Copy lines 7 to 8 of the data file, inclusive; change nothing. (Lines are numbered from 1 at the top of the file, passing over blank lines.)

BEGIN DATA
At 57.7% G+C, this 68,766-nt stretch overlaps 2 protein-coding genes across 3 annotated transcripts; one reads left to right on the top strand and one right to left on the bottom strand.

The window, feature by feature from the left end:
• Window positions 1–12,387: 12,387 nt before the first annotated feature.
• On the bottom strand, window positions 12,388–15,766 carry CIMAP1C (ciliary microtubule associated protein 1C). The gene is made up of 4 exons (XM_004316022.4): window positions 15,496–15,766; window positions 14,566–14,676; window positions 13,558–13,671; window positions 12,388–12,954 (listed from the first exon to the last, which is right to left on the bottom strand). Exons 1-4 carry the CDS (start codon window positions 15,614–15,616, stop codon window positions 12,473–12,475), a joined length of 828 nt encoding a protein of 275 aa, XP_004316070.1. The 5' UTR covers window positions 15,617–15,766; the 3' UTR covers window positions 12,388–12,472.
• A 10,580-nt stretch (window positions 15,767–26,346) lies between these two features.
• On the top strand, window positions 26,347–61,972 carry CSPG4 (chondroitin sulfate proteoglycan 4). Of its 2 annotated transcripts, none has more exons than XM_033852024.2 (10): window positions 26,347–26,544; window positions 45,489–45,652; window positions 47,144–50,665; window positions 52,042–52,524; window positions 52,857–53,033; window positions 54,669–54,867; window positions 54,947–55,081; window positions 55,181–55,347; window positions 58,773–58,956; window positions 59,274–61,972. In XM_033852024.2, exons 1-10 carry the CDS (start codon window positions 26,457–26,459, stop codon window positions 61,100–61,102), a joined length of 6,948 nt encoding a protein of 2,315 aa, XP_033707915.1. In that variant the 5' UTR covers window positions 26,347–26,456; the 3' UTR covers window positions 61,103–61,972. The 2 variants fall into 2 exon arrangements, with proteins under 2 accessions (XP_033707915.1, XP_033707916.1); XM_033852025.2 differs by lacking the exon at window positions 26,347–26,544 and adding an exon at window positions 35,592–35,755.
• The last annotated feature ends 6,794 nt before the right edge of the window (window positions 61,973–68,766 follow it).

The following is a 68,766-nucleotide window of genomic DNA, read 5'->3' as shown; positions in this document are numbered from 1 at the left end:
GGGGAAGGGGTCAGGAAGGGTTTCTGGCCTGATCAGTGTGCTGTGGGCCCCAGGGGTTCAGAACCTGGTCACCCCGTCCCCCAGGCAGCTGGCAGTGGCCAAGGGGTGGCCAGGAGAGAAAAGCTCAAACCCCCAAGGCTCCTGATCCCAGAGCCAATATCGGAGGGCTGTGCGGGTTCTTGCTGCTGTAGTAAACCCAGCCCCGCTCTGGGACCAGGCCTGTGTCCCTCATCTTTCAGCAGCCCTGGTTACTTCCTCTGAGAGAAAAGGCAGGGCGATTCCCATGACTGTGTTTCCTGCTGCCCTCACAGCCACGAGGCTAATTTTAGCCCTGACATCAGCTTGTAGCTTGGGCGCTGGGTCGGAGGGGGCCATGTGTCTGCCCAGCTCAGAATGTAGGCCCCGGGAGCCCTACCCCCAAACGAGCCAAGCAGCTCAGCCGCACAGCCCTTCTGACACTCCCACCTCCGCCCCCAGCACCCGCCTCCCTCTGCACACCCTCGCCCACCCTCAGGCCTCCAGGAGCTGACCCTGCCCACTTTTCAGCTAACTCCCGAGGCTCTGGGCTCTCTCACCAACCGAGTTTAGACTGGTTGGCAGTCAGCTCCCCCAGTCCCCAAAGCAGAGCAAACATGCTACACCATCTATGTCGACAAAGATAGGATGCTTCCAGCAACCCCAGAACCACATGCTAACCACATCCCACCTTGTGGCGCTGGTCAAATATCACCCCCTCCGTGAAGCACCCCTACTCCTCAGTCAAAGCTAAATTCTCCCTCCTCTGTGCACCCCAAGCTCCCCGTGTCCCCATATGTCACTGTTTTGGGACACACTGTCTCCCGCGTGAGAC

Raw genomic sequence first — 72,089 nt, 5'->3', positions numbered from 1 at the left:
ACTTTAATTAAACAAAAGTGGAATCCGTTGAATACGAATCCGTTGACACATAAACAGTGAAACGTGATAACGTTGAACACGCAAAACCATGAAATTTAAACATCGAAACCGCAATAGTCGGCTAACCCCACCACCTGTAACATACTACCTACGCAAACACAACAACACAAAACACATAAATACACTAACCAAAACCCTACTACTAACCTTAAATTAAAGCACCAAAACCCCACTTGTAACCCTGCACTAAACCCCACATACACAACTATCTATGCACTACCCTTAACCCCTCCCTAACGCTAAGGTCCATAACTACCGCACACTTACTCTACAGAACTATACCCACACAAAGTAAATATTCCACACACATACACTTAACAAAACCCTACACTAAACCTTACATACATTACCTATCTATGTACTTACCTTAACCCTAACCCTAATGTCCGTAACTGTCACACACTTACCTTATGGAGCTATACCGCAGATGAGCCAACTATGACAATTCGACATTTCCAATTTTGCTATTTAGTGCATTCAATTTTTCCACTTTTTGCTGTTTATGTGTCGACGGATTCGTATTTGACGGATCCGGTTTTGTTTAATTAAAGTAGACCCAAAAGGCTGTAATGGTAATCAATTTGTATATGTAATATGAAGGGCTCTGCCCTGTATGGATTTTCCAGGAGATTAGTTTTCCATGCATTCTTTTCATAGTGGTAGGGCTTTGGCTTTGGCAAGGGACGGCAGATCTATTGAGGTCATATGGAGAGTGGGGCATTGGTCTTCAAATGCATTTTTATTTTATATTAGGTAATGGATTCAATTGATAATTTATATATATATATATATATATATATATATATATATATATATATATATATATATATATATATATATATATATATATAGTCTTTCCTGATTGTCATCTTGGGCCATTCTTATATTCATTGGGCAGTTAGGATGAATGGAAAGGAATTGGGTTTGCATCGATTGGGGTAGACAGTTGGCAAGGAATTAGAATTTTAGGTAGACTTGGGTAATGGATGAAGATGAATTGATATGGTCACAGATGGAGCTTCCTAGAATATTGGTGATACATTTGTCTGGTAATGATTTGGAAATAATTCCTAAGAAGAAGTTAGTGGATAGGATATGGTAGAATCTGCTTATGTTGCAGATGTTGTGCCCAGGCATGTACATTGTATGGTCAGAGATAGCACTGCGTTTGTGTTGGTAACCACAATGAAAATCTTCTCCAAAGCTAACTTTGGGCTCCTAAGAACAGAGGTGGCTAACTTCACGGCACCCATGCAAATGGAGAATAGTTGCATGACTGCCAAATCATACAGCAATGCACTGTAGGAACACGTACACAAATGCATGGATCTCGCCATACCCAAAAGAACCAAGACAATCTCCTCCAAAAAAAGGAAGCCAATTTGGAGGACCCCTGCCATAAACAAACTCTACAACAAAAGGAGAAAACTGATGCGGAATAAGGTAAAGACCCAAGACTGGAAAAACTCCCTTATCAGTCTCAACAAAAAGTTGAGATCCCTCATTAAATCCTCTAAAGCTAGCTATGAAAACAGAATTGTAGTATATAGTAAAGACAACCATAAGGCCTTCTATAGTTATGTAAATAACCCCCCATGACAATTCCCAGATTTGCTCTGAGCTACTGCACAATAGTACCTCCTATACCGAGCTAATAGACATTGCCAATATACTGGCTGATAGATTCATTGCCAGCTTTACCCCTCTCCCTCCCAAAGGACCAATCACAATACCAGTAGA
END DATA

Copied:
• The last annotated feature ends 6,794 nt before the right edge of the window (window positions 61,973–68,766 follow it).

The following is a 68,766-nucleotide window of genomic DNA, read 5'->3' as shown; positions in this document are numbered from 1 at the left end: